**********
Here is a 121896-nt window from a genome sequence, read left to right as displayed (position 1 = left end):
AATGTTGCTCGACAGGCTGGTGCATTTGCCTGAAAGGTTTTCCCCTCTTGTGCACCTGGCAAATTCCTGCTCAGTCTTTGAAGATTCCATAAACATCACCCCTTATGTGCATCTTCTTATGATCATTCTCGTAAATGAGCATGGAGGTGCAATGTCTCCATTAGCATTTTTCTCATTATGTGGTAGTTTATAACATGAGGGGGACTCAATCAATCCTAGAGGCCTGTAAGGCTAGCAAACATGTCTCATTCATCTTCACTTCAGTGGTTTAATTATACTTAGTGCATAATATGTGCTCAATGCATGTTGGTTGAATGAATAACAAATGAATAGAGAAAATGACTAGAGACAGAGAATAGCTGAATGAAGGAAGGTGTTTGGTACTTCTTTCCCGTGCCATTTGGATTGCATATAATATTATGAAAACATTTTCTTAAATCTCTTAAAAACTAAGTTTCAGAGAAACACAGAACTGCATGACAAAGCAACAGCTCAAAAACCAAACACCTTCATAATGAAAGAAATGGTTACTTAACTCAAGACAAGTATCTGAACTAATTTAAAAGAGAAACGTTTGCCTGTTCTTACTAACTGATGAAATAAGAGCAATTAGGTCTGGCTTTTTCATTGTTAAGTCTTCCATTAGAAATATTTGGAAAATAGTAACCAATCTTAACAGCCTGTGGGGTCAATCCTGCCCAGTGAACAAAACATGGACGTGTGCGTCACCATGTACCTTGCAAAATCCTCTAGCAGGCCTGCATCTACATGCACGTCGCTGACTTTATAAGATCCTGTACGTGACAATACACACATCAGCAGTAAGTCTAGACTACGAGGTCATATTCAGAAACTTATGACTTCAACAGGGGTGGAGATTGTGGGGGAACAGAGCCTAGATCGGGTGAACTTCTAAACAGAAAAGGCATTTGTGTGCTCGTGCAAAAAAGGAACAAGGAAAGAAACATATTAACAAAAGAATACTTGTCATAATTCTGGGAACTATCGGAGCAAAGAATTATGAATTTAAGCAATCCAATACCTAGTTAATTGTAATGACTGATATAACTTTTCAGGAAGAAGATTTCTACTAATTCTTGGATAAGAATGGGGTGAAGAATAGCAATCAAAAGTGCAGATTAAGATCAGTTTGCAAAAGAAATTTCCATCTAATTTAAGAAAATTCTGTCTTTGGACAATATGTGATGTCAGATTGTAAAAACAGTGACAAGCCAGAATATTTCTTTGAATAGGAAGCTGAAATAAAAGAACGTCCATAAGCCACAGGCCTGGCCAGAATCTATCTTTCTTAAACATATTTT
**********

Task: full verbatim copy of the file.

Here is a 121896-nt window from a genome sequence, read left to right as displayed (position 1 = left end):
AATGTTGCTCGACAGGCTGGTGCATTTGCCTGAAAGGTTTTCCCCTCTTGTGCACCTGGCAAATTCCTGCTCAGTCTTTGAAGATTCCATAAACATCACCCCTTATGTGCATCTTCTTATGATCATTCTCGTAAATGAGCATGGAGGTGCAATGTCTCCATTAGCATTTTTCTCATTATGTGGTAGTTTATAACATGAGGGGGACTCAATCAATCCTAGAGGCCTGTAAGGCTAGCAAACATGTCTCATTCATCTTCACTTCAGTGGTTTAATTATACTTAGTGCATAATATGTGCTCAATGCATGTTGGTTGAATGAATAACAAATGAATAGAGAAAATGACTAGAGACAGAGAATAGCTGAATGAAGGAAGGTGTTTGGTACTTCTTTCCCGTGCCATTTGGATTGCATATAATATTATGAAAACATTTTCTTAAATCTCTTAAAAACTAAGTTTCAGAGAAACACAGAACTGCATGACAAAGCAACAGCTCAAAAACCAAACACCTTCATAATGAAAGAAATGGTTACTTAACTCAAGACAAGTATCTGAACTAATTTAAAAGAGAAACGTTTGCCTGTTCTTACTAACTGATGAAATAAGAGCAATTAGGTCTGGCTTTTTCATTGTTAAGTCTTCCATTAGAAATATTTGGAAAATAGTAACCAATCTTAACAGCCTGTGGGGTCAATCCTGCCCAGTGAACAAAACATGGACGTGTGCGTCACCATGTACCTTGCAAAATCCTCTAGCAGGCCTGCATCTACATGCACGTCGCTGACTTTATAAGATCCTGTACGTGACAATACACACATCAGCAGTAAGTCTAGACTACGAGGTCATATTCAGAAACTTATGACTTCAACAGGGGTGGAGATTGTGGGGGAACAGAGCCTAGATCGGGTGAACTTCTAAACAGAAAAGGCATTTGTGTGCTCGTGCAAAAAAGGAACAAGGAAAGAAACATATTAACAAAAGAATACTTGTCATAATTCTGGGAACTATCGGAGCAAAGAATTATGAATTTAAGCAATCCAATACCTAGTTAATTGTAATGACTGATATAACTTTTCAGGAAGAAGATTTCTACTAATTCTTGGATAAGAATGGGGTGAAGAATAGCAATCAAAAGTGCAGATTAAGATCAGTTTGCAAAAGAAATTTCCATCTAATTTAAGAAAATTCTGTCTTTGGACAATATGTGATGTCAGATTGTAAAAACAGTGACAAGCCAGAATATTTCTTTGAATAGGAAGCTGAAATAAAAGAACGTCCATAAGCCACAGGCCTGGCCAGAATCTATCTTTCTTAAACATATTTT